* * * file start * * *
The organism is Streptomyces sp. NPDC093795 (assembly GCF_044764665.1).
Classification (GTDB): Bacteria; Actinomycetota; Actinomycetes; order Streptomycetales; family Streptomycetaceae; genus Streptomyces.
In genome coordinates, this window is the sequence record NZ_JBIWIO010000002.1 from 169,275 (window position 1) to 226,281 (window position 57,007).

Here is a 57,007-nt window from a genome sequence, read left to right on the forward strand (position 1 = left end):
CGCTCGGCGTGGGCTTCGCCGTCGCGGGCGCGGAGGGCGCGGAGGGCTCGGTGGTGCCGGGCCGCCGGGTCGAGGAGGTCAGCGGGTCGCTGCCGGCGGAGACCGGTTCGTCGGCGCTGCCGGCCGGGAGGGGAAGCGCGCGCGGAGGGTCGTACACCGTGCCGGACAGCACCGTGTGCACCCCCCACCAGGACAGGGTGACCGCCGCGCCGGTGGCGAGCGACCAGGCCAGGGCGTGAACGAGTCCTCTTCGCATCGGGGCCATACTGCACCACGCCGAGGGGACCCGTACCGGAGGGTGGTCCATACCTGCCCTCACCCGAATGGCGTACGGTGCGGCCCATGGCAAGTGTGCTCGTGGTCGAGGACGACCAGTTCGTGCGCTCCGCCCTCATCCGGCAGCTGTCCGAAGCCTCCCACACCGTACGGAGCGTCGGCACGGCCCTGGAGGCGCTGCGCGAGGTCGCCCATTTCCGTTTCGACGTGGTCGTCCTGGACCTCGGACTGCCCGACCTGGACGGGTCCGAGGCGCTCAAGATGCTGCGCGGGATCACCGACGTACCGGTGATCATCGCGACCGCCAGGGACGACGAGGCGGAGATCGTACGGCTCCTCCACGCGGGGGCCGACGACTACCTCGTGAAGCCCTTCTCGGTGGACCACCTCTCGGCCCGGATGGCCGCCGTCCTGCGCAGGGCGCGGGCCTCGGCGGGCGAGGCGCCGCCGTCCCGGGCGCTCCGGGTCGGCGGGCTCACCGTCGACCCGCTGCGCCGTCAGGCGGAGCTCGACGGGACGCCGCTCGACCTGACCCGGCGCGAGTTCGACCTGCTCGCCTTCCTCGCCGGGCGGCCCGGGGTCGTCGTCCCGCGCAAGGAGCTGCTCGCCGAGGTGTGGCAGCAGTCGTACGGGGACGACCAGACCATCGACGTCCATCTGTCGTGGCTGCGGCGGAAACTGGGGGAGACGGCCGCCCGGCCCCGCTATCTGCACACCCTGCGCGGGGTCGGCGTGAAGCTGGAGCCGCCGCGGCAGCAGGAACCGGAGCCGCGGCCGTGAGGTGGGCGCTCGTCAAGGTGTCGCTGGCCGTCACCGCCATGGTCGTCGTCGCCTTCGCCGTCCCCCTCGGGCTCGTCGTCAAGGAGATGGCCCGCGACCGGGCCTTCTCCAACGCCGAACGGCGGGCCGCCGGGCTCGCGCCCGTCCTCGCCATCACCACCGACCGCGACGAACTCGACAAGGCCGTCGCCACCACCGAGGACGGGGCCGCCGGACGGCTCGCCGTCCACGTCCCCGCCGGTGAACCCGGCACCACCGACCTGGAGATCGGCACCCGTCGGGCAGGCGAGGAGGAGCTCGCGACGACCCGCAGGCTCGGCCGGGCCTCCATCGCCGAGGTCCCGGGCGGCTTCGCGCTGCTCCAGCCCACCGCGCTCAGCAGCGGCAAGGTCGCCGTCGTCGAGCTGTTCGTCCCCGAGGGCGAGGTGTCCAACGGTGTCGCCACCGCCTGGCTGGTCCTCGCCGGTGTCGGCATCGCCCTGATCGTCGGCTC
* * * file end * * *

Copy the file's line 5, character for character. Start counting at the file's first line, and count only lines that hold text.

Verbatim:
CGCTCGGCGTGGGCTTCGCCGTCGCGGGCGCGGAGGGCGCGGAGGGCTCGGTGGTGCCGGGCCGCCGGGTCGAGGAGGTCAGCGGGTCGCTGCCGGCGGAGACCGGTTCGTCGGCGCTGCCGGCCGGGAGGGGAAGCGCGCGCGGAGGGTCGTACACCGTGCCGGACAGCACCGTGTGCACCCCCCACCAGGACAGGGTGACCGCCGCGCCGGTGGCGAGCGACCAGGCCAGGGCGTGAACGAGTCCTCTTCGCATCGGGGCCATACTGCACCACGCCGAGGGGACCCGTACCGGAGGGTGGTCCATACCTGCCCTCACCCGAATGGCGTACGGTGCGGCCCATGGCAAGTGTGCTCGTGGTCGAGGACGACCAGTTCGTGCGCTCCGCCCTCATCCGGCAGCTGTCCGAAGCCTCCCACACCGTACGGAGCGTCGGCACGGCCCTGGAGGCGCTGCGCGAGGTCGCCCATTTCCGTTTCGACGTGGTCGTCCTGGACCTCGGACTGCCCGACCTGGACGGGTCCGAGGCGCTCAAGATGCTGCGCGGGATCACCGACGTACCGGTGATCATCGCGACCGCCAGGGACGACGAGGCGGAGATCGTACGGCTCCTCCACGCGGGGGCCGACGACTACCTCGTGAAGCCCTTCTCGGTGGACCACCTCTCGGCCCGGATGGCCGCCGTCCTGCGCAGGGCGCGGGCCTCGGCGGGCGAGGCGCCGCCGTCCCGGGCGCTCCGGGTCGGCGGGCTCACCGTCGACCCGCTGCGCCGTCAGGCGGAGCTCGACGGGACGCCGCTCGACCTGACCCGGCGCGAGTTCGACCTGCTCGCCTTCCTCGCCGGGCGGCCCGGGGTCGTCGTCCCGCGCAAGGAGCTGCTCGCCGAGGTGTGGCAGCAGTCGTACGGGGACGACCAGACCATCGACGTCCATCTGTCGTGGCTGCGGCGGAAACTGGGGGAGACGGCCGCCCGGCCCCGCTATCTGCACACCCTGCGCGGGGTCGGCGTGAAGCTGGAGCCGCCGCGGCAGCAGGAACCGGAGCCGCGGCCGTGAGGTGGGCGCTCGTCAAGGTGTCGCTGGCCGTCACCGCCATGGTCGTCGTCGCCTTCGCCGTCCCCCTCGGGCTCGTCGTCAAGGAGATGGCCCGCGACCGGGCCTTCTCCAACGCCGAACGGCGGGCCGCCGGGCTCGCGCCCGTCCTCGCCATCACCACCGACCGCGACGAACTCGACAAGGCCGTCGCCACCACCGAGGACGGGGCCGCCGGACGGCTCGCCGTCCACGTCCCCGCCGGTGAACCCGGCACCACCGACCTGGAGATCGGCACCCGTCGGGCAGGCGAGGAGGAGCTCGCGACGACCCGCAGGCTCGGCCGGGCCTCCATCGCCGAGGTCCCGGGCGGCTTCGCGCTGCTCCAGCCCACCGCGCTCAGCAGCGGCAAGGTCGCCGTCGTCGAGCTGTTCGTCCCCGAGGGCGAGGTGTCCAACGGTGTCGCCACCGCCTGGCTGGTCCTCGCCGGTGTCGGCATCGCCCTGATCGTCGGCTC